Many times, I've wanted a quick way to find the local minima or maxima in my data. Carlos Adrian Vargas Aguilera's submission EXTREMA makes it easy to do, and is Brett's selection for the Pick of the Week.
This morning, I was asked to help a customer find local peaks (minima and maxima) in a trace from some sort of medical device.
The particulars of the signal are not really relevant here; what is important is that the signal was large and jagged, with
many local extrema. This clearly was not something the customer--or I!--wanted to do manually. Moreover, of course, there
might be more traces on which we would want to repeat the analysis, so any algorithm we developed should be able to be incorporated
in an automation routine. My first thought was to search MATLAB's documentation for extrema detection. I found that the Signal
Processing Blockset has a Peak Detection Block that finds local minima and maxima, but that solution, of course, requires
Simulink. Being the MATLAB geek that I am, I wanted to do this entirely in m-code. Next, though implementing my own algorithm
wouldn't be too difficult, I thought to search for someone else's implementation of an extrema detector. (No sense reinventing
Finding local maxima and minima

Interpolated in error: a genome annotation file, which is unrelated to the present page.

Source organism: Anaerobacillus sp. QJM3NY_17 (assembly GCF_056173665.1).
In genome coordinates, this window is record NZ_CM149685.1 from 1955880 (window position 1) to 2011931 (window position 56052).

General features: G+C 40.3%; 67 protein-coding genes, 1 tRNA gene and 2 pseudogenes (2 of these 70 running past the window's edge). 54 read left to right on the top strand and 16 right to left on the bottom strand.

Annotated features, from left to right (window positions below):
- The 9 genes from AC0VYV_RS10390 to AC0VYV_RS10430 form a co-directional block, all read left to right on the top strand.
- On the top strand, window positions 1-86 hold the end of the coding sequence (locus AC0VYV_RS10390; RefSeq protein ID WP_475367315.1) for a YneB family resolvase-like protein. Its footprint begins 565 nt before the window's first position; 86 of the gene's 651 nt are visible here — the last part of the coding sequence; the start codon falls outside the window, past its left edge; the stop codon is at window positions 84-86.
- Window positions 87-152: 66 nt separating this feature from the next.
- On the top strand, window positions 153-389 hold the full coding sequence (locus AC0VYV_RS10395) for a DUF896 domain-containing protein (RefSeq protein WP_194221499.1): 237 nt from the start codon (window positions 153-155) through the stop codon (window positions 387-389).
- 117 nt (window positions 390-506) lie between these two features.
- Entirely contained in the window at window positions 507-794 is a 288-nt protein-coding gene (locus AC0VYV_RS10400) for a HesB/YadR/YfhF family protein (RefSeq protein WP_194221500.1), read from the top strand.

A quick search turned up Carlos's highly rated, much-downloaded EXTREMA. I happily grabbed his code and took it for a test
spin. Result: problem solved! Consider the following artificial noisy data:
y = sin(t).*rand(size(t));
Now consider how easy it is to find the extrema with Carlos's EXTREMA function:
[ymax,imax,ymin,imin] = extrema(y);
What about smoothing those data?
By the way, given a noisy source, it might also be nice to have a way to smooth the data. A quick search for SMOOTH in MATLAB's
help browser shows how to do that with the always-useful Curve Fitting Toolbox:
y2 = smooth(y,20);
[ymax2,imax2,ymin2,imin2] = extrema(y2);
(Note that there are lots of options for SMOOTH. I've just implemented a [default] moving average filter, using a 20-point
Carlos also bundled EXTREMA with a second function called EXTREMA2 that extends the functionality to three-dimensional data,
and he provided a nice graphic that shows off the utility of his code. I see that his functions also inspired another submission,
called MinimaMaxima3D. Very nice work, Carlos!